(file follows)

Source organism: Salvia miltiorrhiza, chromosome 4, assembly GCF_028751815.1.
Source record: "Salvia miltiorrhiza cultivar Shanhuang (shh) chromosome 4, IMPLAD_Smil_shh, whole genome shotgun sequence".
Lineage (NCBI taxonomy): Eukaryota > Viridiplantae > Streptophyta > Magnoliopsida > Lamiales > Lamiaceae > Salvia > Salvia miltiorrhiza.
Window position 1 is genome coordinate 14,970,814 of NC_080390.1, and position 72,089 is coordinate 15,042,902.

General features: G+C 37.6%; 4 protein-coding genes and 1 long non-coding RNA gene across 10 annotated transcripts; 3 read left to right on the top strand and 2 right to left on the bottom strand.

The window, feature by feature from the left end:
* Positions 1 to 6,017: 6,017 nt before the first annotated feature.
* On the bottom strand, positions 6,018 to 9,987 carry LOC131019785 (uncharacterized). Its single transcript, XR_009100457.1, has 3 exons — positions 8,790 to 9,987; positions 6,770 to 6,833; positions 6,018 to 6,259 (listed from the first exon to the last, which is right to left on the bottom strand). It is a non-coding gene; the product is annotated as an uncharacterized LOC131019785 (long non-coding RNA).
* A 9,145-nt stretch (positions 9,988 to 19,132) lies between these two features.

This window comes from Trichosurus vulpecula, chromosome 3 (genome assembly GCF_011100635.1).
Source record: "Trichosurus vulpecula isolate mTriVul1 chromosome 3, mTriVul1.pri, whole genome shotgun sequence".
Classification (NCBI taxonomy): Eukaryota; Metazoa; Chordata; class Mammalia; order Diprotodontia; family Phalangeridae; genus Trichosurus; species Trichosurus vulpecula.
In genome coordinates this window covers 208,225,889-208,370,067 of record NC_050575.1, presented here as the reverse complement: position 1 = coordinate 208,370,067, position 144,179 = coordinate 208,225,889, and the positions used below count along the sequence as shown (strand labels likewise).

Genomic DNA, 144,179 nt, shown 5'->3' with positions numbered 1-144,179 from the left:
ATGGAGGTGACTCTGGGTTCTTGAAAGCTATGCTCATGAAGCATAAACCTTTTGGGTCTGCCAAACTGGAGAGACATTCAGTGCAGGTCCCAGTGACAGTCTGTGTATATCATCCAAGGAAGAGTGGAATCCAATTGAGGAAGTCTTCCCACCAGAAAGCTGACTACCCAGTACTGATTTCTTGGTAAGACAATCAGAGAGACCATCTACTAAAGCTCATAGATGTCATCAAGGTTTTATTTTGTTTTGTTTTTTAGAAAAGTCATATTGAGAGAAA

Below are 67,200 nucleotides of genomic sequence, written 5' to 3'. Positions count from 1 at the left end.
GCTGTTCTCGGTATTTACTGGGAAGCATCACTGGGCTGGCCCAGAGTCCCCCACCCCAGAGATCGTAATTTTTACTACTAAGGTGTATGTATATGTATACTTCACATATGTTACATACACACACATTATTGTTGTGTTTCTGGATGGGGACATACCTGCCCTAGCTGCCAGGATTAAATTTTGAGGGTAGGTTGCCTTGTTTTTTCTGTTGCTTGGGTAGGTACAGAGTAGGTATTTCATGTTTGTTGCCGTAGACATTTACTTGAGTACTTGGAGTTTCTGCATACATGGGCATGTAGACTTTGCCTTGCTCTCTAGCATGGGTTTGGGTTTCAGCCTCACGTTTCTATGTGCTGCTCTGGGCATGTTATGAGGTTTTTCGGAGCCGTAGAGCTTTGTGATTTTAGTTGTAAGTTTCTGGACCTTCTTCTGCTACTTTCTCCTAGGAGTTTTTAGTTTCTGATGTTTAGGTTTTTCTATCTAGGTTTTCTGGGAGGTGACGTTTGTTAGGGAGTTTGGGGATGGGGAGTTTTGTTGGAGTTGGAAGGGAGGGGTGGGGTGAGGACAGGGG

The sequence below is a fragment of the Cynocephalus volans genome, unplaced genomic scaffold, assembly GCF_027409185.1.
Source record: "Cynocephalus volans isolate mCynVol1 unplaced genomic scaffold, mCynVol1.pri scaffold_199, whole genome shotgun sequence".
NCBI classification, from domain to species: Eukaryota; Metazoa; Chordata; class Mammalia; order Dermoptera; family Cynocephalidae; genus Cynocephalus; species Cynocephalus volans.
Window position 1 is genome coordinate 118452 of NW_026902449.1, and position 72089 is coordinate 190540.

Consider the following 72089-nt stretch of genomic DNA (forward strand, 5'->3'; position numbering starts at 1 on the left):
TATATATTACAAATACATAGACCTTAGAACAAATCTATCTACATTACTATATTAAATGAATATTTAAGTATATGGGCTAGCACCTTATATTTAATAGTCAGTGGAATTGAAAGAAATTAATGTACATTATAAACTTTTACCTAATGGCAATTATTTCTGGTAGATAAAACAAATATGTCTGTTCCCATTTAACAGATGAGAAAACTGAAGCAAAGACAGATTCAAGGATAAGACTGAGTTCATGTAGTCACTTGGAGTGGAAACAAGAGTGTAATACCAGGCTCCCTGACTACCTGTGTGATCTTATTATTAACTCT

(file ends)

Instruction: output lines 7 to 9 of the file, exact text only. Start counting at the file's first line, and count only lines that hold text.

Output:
* Positions 1 to 6,017: 6,017 nt before the first annotated feature.
* On the bottom strand, positions 6,018 to 9,987 carry LOC131019785 (uncharacterized). Its single transcript, XR_009100457.1, has 3 exons — positions 8,790 to 9,987; positions 6,770 to 6,833; positions 6,018 to 6,259 (listed from the first exon to the last, which is right to left on the bottom strand). It is a non-coding gene; the product is annotated as an uncharacterized LOC131019785 (long non-coding RNA).
* A 9,145-nt stretch (positions 9,988 to 19,132) lies between these two features.